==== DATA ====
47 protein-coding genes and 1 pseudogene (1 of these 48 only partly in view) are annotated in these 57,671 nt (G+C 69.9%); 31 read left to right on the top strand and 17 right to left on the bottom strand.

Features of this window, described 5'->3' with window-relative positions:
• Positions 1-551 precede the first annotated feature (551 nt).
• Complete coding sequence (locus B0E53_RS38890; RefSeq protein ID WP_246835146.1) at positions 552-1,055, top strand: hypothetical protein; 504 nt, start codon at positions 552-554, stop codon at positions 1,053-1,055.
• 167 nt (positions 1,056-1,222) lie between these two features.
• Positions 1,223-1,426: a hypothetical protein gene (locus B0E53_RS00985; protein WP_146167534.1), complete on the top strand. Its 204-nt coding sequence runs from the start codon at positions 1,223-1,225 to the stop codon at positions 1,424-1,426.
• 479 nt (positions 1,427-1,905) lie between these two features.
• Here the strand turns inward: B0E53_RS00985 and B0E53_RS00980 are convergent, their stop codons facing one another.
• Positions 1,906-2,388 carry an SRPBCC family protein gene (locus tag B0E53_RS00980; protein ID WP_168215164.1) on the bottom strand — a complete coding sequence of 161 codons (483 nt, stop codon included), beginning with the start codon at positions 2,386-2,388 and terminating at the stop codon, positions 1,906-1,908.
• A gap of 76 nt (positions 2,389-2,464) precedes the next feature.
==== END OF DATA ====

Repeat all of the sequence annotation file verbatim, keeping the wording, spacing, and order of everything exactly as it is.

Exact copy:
47 protein-coding genes and 1 pseudogene (1 of these 48 only partly in view) are annotated in these 57,671 nt (G+C 69.9%); 31 read left to right on the top strand and 17 right to left on the bottom strand.

Features of this window, described 5'->3' with window-relative positions:
• Positions 1-551 precede the first annotated feature (551 nt).
• Complete coding sequence (locus B0E53_RS38890; RefSeq protein ID WP_246835146.1) at positions 552-1,055, top strand: hypothetical protein; 504 nt, start codon at positions 552-554, stop codon at positions 1,053-1,055.
• 167 nt (positions 1,056-1,222) lie between these two features.
• Positions 1,223-1,426: a hypothetical protein gene (locus B0E53_RS00985; protein WP_146167534.1), complete on the top strand. Its 204-nt coding sequence runs from the start codon at positions 1,223-1,225 to the stop codon at positions 1,424-1,426.
• 479 nt (positions 1,427-1,905) lie between these two features.
• Here the strand turns inward: B0E53_RS00985 and B0E53_RS00980 are convergent, their stop codons facing one another.
• Positions 1,906-2,388 carry an SRPBCC family protein gene (locus tag B0E53_RS00980; protein ID WP_168215164.1) on the bottom strand — a complete coding sequence of 161 codons (483 nt, stop codon included), beginning with the start codon at positions 2,386-2,388 and terminating at the stop codon, positions 1,906-1,908.
• A gap of 76 nt (positions 2,389-2,464) precedes the next feature.